Evening News, Inc. but the name of the newspaper, since we began 
a morning edition a little over a year ago, is Buffalo News.

     In 1983 the News somewhat exceeded its targeted profit 
margin of 10% after tax.  Two factors were responsible: (1) a 
state income tax cost that was subnormal because of a large loss 
carry-forward, now fully utilized, and (2) a large drop in the 
per-ton cost of newsprint (an unanticipated fluke that will be 
reversed in 1984).

     Although our profit margins in 1983 were about average for 
newspapers such as the News, the paper’s performance, 
nevertheless, was a significant achievement considering the 
economic and retailing environment in Buffalo.

     Buffalo has a concentration of heavy industry, a segment of 
the economy that was hit particularly hard by the recent 
recession and that has lagged the recovery.  As Buffalo consumers 
have suffered, so also have the paper’s retailing customers.  
Their numbers have shrunk over the past few years and many of 
those surviving have cut their linage.

     Within this environment the News has one exceptional 
strength: its acceptance by the public, a matter measured by the 
paper’s “penetration ratio” - the percentage of households within 
the community purchasing the paper each day.  Our ratio is 
superb: for the six months ended September 30, 1983 the News 
stood number one in weekday penetration among the 100 largest 
papers in the United States (the ranking is based on “city zone” 
numbers compiled by the Audit Bureau of Circulations).

     In interpreting the standings, it is important to note that 
many large cities have two papers, and that in such cases the 
penetration of either paper is necessarily lower than if there 
were a single paper, as in Buffalo.  Nevertheless, the list of 
the 100 largest papers includes many that have a city to 
themselves.  Among these, the News is at the top nationally, far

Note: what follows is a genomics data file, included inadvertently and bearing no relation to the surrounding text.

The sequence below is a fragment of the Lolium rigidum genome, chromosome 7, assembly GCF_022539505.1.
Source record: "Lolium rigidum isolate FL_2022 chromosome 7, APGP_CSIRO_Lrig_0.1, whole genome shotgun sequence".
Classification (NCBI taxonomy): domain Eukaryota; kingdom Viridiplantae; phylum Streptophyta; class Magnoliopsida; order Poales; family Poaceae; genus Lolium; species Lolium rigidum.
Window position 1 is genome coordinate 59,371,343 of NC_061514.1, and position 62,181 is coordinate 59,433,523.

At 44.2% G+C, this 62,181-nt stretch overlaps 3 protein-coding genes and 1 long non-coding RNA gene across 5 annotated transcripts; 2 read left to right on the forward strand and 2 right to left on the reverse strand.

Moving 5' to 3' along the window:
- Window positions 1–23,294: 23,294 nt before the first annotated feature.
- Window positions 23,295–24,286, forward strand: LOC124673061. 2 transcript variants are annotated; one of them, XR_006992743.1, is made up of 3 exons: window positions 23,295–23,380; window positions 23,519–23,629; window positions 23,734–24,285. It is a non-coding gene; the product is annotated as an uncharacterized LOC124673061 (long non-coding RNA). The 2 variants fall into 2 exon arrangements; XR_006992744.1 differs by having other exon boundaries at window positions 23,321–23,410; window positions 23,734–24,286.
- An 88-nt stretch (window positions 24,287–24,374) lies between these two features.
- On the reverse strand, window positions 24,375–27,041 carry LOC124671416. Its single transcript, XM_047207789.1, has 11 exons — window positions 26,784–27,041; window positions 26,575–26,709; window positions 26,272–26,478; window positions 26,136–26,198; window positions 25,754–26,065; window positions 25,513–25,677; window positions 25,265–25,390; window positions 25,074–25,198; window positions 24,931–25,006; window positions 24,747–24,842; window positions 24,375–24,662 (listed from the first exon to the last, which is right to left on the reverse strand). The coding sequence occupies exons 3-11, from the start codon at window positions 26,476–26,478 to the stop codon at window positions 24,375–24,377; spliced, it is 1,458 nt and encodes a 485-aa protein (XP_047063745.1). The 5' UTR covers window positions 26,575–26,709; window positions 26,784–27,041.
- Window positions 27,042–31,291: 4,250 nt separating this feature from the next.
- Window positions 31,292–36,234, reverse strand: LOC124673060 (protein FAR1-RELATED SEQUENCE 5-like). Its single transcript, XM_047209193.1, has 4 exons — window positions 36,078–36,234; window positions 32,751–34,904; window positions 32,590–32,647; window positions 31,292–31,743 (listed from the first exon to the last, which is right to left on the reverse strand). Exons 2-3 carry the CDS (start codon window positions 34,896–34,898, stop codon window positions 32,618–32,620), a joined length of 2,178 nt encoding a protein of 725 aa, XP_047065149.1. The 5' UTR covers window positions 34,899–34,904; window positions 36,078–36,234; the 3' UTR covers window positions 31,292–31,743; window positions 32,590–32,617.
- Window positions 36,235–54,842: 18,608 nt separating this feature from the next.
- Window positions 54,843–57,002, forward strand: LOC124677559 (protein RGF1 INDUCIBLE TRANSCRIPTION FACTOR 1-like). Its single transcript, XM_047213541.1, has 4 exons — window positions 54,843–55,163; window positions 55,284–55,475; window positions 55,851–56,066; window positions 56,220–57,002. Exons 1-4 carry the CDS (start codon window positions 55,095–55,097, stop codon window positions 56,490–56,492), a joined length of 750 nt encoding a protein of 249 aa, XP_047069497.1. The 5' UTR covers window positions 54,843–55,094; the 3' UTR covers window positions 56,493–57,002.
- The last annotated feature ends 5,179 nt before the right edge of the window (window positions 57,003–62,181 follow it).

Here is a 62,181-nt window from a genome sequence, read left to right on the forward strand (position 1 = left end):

ahead of many of the country’s best-known dailies.

     Among Sunday editions of these same large dailies, the News 
ranks number three in penetration - ten to twenty percentage 
points ahead of many well-known papers.  It was not always this 
way in Buffalo. Below we show Sunday circulation in Buffalo in 
the years prior to 1977 compared with the present period.  In 
that earlier period the Sunday paper was the Courier-Express (the 
News was not then publishing a Sunday paper).  Now, of course, it 
is the News.

                  Average Sunday Circulation
               Year                    Circulation
               ----                    -----------
               1970                      314,000
               1971                      306,000
               1972                      302,000
               1973                      290,000
               1974                      278,000
               1975                      269,000
               1976                      270,000

               1984 (Current)            376,000

     We believe a paper’s penetration ratio to be the best 
measure of the strength of its franchise.  Papers with unusually 
high penetration in the geographical area that is of prime 
interest to major local retailers, and with relatively little 
circulation elsewhere, are exceptionally efficient buys for those 
retailers.  Low-penetration papers have a far less compelling 
message to present to advertisers.

     In our opinion, three factors largely account for the 
unusual acceptance of the News in the community.  Among these, 
points 2 and 3 also may explain the popularity of the Sunday News 
compared to that of the Sunday Courier-Express when it was the 
sole Sunday paper:

     (1) The first point has nothing to do with merits of the